Josh is 7-1 since 2009 and on a four fight winning streak. He thought he would be fighting for a new WSOF championship after he knocked out Aaron Simpson in March, but those won’t come into play until later this year.
This is not to say Burkman is a bad fighter, he is not. However, to say he will be able to keep Fitch standing is going out on a limb. He will have to keep the American Kickboxing Academy fighter at a distance for the entire fight or else he’ll risk being taken down. Standing, while the former top UFC contender is not a knockout artist, he finds a way to use his boxing to set up his wrestling. Out of Team Quest, Burkman will likely find himself in a situation where he has to swing for the fences late and although he has just two knockouts over the past seven years, if he’s backed into a corner, the MMA-version of the hail mary pass may indeed be his only significant hope.
In other welterweight action (perhaps the winners of these two fights may meet in the fall), Steve Carl and Tyson Steele will each look for their second win in WSOF. Out of Iowa, Carl is a name you may recognize from his Bellator stint a few years ago in which he fell short in two tournaments (he went 2-2 in the promotion). Since then, he is undefeated in five fights, winning each by first round submission.
Saskatchewan’s Steele does not have any major experience fighting in front of an American television audience (his one loss to Curtis Demarce in MFC did air on the former HDNet, now AXS TV, in 2010), and he’s coming off of an impressive win in November. On the first WSOF preliminary card, he survived the ground game of Gregor Gracie and knocked him out inside the first round.
Both men are well rounded fighters, able to transition with explosive movements from striking to the ground game. They are similar in that they are more than capable in the submission aspect and each man is prone to finish the opposition (of their combined 33 pro fights, 25 have been wins by knockout or submission).
Assuming that since Gregor Gracie had trouble finishing Steele, Steve Carl may be in the same boat, we know the kind of power Tyson can deliver with his ground and pound. Will it be the difference? If it is, Carl may be in for a longer night than he is used to.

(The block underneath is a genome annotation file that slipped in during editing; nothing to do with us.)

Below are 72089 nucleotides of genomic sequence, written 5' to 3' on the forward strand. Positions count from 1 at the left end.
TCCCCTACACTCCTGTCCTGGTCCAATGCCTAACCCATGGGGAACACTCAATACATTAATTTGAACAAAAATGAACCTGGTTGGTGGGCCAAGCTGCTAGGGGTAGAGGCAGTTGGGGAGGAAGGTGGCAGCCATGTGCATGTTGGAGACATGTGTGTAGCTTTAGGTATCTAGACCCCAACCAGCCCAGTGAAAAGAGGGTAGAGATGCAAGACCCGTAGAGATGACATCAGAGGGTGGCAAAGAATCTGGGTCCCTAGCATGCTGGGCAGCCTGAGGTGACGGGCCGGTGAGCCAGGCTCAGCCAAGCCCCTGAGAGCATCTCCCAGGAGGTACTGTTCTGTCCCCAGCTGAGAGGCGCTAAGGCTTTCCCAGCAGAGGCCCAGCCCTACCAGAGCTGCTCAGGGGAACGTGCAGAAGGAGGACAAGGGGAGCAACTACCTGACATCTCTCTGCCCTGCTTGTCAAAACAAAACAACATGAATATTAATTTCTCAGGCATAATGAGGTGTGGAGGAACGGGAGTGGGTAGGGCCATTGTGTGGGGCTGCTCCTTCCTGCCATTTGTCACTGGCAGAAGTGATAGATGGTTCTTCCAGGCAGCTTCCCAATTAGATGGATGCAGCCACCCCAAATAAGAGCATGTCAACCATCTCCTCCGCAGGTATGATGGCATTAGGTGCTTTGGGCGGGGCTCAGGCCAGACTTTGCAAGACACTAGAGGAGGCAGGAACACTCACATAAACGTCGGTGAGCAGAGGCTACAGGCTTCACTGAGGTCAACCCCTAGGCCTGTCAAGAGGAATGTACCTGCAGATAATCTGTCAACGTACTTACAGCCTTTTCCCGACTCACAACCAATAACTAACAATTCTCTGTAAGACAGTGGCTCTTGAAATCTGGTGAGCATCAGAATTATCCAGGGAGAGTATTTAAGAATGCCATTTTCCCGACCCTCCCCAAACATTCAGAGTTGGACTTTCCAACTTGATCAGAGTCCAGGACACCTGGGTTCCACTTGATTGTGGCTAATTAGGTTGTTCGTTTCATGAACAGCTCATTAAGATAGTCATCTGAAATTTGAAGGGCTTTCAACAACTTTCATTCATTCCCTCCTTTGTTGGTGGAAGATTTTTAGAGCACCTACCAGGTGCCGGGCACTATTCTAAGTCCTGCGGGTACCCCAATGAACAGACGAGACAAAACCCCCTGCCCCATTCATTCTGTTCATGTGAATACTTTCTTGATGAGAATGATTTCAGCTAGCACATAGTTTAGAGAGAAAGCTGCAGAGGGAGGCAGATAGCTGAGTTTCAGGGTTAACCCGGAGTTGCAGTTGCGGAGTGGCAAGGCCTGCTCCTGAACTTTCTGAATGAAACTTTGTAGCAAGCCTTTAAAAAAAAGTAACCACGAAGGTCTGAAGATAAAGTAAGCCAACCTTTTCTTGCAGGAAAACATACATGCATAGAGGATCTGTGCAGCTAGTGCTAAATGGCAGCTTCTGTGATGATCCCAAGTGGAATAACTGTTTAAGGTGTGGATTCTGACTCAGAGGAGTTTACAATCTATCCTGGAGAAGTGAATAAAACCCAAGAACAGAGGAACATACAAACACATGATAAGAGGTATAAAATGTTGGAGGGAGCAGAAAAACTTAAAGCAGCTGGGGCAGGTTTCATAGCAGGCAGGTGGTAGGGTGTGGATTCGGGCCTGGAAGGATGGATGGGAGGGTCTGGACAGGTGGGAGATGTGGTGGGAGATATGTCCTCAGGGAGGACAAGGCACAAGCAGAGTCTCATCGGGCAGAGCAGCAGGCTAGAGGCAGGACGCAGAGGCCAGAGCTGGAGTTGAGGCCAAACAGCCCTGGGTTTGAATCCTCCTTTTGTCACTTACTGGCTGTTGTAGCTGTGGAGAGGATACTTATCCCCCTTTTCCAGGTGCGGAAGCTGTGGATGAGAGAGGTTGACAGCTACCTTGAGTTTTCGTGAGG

The next two fights are lightweight bouts with intriguing match-ups. First, undefeated prospect Justin Gaethje looks to topple another veteran as he fights Brian Cobb.
Working out of the Grudge Training Center in Colorado, just 24-years-old, Gaethje emerged quickly in March when he was ruled the winner after opening up a nasty cut on the head of Gesias “JZ” Cavalcante. Now, 8-0 as a professional, he looks to continue his ascent up the lightweight rankings. The undefeated fighter and former All-American wrestler displayed powerful strikes to go along with his firm base in the JZ fight.
Cobb is 32-year-old veteran of the sport with a 20-7 record and over the years, he has fought on shows from a litany of MMA organizations. In his one UFC fight, in 2009, he was finished by strikes in a bout with Terry Etim, the only time he has suffered a TKO/KO defeat. The majority of his victories come by submission, but it’s difficult to see him implement that game unless Gaethje makes a mistake on the ground. Although, on paper, they’re about the same size (5’11), based on his performance from March, you have to assume Gaethje is working with more power in his strikes.
If that is indeed the case, then Cobb may want to get to the ground, but can he take down the gifted wrestler?
Lastly, there are two lightweights best known for stints in the UFC and Strikeforce, respectively, in this next television bout as Jacob Volkmann (15-4) will fight Lyle “Fancy Pants” Beerbohm (21-2).
Volkmann, a welterweight at one point, is 6-2 at lightweight but was cut following his submission loss to Bobby Green at UFC 156 in February (his second loss in his last three fights). The former Division-I wrestler and All American has never been knocked out, but three of his four losses have come by submission.
Fancy Pants, an export out of Spokane, Washington, is a Brazilian Jiu-Jitsu black belt and has won 50% of his wins by submission. His two defeats came in 2011 in Strikeforce as he lost a decision to Pat Healy (their fight was spectacular, by the way) before being submitted by neck crank against Shinya Aoki. Since then, he has reeled off six consecutive wins around the United States on smaller shows.